The other commissioners who also voted in favor of the statue include Josh Blake and Timothy Sullivan.
Schwartz said there may be no right answer when deciding what to do with Confederate monuments, but said county leaders need to hear both sides from their neighbors before making a decision.
“Those communities need to have frank and difficult conversations about how to address it, but leaving it unaddressed will only make things more difficult as modern-day things keep happening,” said Schwartz.
Information about some of the Confederate monuments in Central Florida was included in the book 'Recalling Deeds Immortal: Florida Monuments to the Civil War by William Lees and Frederick Gaske.
The following descriptions are included in the book:
Orlando - 1911; Large elaborately decorated and inscribed marble shaft topped with a marble statue of a Confederate soldier; Dedicated to Confederate soldiers, sailors, and statesmen; Erected by United Daughters of the Confederacy; Originally erected in downtown Orlando at the intersection of Central Boulevard and Magnolia Avenue; Moved to Lake Eola Park in 1917 after being deemed a traffic hazard; Moved again in 2017 by City of Orlando to the Confederate section in Greenwood Cemetery following public protests after violent clashes in Charlottesville, Virginia over their Robert E. Lee monument.
Kissimmee - 2002; Rose Hill Cemetery; Granite obelisk; Dedicated to Confederate veterans buried in Osceola County with their names listed on the monument; Erected by Sons of Confederate Veterans.
St. Cloud - 2006; Veterans Park; Granite obelisk; Dedicated to Confederate veterans buried in Osceola County with their names listed on the monument; Erected by Sons of Confederate Veterans; Nearly identical to the 2002 Kissimmee monument.
Leesburg – 1935; Lone Oak Cemetery; Memorial fountain made of rustic limestone; Erected by United Daughters of the Confederacy but dedicated to soldiers of all wars; An adjacent 20-foot flagpole and inscribed granite block dedicated to Civil War veterans buried there was erected by the United Daughters of the Confederacy in 2005.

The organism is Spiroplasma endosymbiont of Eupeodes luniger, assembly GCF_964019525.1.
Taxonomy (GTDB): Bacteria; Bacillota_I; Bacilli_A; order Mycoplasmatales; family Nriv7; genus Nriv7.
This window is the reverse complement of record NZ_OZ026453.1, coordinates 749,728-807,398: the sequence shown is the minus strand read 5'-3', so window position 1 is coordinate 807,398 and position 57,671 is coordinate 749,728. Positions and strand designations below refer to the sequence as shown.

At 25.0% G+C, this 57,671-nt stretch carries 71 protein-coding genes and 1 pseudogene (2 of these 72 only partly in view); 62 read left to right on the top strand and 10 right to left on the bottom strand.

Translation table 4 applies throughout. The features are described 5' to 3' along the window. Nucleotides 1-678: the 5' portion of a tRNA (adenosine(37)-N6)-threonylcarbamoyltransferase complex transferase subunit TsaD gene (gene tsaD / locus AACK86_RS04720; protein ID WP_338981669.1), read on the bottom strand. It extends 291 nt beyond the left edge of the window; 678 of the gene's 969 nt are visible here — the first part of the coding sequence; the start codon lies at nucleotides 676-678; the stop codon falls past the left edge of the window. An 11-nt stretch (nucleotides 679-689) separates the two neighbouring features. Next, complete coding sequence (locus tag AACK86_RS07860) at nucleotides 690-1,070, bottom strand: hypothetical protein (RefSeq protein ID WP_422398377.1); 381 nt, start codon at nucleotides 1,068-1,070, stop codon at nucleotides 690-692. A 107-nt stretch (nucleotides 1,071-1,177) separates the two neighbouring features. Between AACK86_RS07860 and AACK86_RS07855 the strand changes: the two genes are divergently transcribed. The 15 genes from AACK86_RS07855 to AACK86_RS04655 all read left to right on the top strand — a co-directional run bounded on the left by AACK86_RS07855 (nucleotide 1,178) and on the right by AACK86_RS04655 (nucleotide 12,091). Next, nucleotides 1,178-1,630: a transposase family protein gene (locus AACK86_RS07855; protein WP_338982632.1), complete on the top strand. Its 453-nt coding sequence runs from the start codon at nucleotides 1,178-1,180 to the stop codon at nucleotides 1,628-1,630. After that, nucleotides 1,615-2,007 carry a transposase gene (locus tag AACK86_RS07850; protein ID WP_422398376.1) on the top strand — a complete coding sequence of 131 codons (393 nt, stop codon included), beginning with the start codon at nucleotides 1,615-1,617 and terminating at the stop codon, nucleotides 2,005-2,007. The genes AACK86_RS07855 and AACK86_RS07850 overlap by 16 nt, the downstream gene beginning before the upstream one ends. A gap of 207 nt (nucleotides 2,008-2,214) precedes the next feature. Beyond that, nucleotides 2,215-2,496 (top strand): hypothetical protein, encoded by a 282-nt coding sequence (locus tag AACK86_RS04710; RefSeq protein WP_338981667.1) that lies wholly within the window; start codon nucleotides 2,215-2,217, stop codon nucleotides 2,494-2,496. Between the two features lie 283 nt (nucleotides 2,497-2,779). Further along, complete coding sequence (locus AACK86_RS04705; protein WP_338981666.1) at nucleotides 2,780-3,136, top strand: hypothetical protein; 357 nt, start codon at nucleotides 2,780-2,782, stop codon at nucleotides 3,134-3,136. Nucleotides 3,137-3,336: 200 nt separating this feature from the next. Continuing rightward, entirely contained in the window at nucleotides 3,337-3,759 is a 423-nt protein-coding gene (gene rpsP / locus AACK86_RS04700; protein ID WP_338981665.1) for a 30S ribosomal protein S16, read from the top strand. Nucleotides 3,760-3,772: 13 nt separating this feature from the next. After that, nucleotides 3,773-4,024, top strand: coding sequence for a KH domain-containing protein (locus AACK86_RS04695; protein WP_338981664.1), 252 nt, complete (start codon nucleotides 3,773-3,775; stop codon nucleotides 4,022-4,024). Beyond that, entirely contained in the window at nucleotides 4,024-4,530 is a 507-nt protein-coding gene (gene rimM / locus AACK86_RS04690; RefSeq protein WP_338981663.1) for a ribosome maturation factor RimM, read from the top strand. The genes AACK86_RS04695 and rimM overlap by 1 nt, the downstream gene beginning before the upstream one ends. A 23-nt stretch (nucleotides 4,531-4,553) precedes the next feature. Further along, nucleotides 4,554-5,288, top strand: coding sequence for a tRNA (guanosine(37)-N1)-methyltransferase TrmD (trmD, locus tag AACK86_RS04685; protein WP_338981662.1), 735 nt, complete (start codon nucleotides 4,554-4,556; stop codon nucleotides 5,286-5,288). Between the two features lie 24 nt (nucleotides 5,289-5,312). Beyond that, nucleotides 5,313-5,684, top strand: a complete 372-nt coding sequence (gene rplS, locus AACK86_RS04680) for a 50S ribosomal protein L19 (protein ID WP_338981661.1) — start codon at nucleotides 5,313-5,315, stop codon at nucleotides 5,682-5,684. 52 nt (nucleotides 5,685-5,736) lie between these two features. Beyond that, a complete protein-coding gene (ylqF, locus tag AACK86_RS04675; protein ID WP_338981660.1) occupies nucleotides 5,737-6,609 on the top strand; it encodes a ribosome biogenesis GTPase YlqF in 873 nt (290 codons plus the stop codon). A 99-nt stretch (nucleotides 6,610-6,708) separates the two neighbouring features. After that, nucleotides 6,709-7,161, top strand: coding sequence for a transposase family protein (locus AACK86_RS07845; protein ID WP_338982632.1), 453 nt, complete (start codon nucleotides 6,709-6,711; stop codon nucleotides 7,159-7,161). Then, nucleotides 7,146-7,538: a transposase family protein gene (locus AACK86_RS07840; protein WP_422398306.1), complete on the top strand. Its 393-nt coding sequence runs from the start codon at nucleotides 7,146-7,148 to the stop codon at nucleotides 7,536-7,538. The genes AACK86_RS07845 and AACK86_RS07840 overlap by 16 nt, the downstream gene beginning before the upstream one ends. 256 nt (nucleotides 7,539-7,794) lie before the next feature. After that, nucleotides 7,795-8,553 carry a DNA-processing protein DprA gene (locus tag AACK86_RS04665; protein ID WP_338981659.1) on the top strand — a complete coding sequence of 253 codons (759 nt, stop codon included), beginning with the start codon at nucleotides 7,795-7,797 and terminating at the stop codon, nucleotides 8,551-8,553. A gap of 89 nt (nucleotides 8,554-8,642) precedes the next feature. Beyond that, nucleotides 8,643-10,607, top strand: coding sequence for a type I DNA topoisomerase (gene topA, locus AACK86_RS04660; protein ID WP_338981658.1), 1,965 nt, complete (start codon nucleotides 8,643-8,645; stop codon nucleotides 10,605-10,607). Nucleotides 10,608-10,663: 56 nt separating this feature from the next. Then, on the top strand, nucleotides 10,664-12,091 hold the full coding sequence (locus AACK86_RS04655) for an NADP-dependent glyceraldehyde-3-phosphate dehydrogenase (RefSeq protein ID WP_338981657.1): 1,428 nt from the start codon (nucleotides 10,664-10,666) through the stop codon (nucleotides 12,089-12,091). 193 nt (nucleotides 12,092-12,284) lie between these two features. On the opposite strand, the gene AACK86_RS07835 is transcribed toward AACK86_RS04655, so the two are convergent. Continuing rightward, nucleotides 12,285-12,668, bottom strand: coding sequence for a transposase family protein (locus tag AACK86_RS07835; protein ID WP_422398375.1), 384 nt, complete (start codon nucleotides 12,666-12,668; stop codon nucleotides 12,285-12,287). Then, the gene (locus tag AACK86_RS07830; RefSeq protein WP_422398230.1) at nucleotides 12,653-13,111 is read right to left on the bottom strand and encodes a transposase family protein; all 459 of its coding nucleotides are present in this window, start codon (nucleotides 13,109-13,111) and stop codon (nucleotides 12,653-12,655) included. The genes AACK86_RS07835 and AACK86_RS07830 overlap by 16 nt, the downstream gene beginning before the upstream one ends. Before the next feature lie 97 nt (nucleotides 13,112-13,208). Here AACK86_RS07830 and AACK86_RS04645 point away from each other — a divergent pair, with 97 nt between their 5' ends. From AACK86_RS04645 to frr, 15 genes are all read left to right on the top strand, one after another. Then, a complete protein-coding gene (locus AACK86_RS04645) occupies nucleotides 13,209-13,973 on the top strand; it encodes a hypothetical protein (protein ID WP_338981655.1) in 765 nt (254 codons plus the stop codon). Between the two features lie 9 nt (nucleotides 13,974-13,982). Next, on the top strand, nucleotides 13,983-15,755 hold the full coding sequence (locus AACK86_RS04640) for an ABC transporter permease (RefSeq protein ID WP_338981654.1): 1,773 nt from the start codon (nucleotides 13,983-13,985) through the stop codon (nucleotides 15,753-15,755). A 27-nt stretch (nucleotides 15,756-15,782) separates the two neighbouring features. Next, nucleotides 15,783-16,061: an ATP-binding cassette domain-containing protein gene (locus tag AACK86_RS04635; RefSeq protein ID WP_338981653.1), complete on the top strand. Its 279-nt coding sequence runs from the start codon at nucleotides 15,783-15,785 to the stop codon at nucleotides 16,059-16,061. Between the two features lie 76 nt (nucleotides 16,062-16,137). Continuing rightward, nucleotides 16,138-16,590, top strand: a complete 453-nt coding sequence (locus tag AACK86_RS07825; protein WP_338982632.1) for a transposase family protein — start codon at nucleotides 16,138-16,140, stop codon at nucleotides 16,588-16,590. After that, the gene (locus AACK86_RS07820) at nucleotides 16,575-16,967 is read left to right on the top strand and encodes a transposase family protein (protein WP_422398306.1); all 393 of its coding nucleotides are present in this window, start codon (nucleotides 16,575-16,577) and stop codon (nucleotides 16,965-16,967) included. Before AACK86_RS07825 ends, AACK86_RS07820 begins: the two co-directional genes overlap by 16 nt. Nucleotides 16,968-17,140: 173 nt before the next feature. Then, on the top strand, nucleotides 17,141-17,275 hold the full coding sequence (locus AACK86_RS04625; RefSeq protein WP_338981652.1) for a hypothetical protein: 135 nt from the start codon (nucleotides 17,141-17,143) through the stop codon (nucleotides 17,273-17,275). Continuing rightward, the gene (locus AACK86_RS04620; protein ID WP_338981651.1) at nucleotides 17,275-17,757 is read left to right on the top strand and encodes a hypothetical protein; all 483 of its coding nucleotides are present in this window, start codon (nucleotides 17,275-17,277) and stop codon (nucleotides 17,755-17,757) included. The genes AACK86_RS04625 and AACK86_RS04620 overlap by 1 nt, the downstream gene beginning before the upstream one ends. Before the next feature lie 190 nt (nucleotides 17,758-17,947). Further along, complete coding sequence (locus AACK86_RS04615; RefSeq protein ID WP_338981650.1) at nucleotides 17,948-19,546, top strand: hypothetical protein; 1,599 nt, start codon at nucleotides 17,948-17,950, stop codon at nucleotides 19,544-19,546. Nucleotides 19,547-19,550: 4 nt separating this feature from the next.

Ocala – 1908; Large elaborately decorated and inscribed marble shaft topped with a marble statue of a Confederate soldier; Dedicated to Confederate soldiers; Erected by United Daughters of the Confederacy; Originally erected at the Marion County Courthouse in downtown Ocala; Moved to the Ocala-Marion County Veterans Memorial Park about 2 miles east of downtown in 2010 following protests regarding its location at a county building.
Oxford – 2007; Pine Level Cemetery; Upright granite slab monument listing the names of Confederate veterans buried in the cemetery; Erected by Sons of Confederate Veterans.
Daytona Beach - 1961; Riverfront Park; Originally a marble base and column topped with a sundial (by the early 1980s all that remained was its base and its bronze plaque); Dedicated to the Confederate dead; Erected by United Daughters of the Confederacy; Plaque was removed by the City of Daytona Beach in 2017 after violent clashes in Charlottesville, Virginia over their Robert E. Lee monument; Was to be given to Halifax Historical Museum. [Two other bronze plaques were erected in Riverfront Park by the Sons of Confederate Veterans in 1979 and 1985 which listed the names of Confederate veterans buried in East Volusia County. They were mounted on a long granite wall with other plaques commemorating various US wars. They were also removed by the city in 2017 to also be given to the Halifax Historical Museum.]
DeLand - 1958; Oakdale Cemetery; Upright granite slab monument with bronze plaques listing the names of Confederate veterans buried in the cemetery; Erected by United Daughters of the Confederacy.
Ormond Beach - 2011; Pilgrim’s Rest Cemetery; Monument consists of a flagpole and a concrete base with an attached bronze Southern Cross of Honor and a granite slab listing the names of Confederate veterans buried there; Erected by Confederate Sons Association of Florida.
There is also a Union monument in Orlando (1910, Greenwood Cemetery) and two Union monuments in Osceola County (St. Cloud - 1915, Mt. Peace Cemetery and 2000, Veterans Park).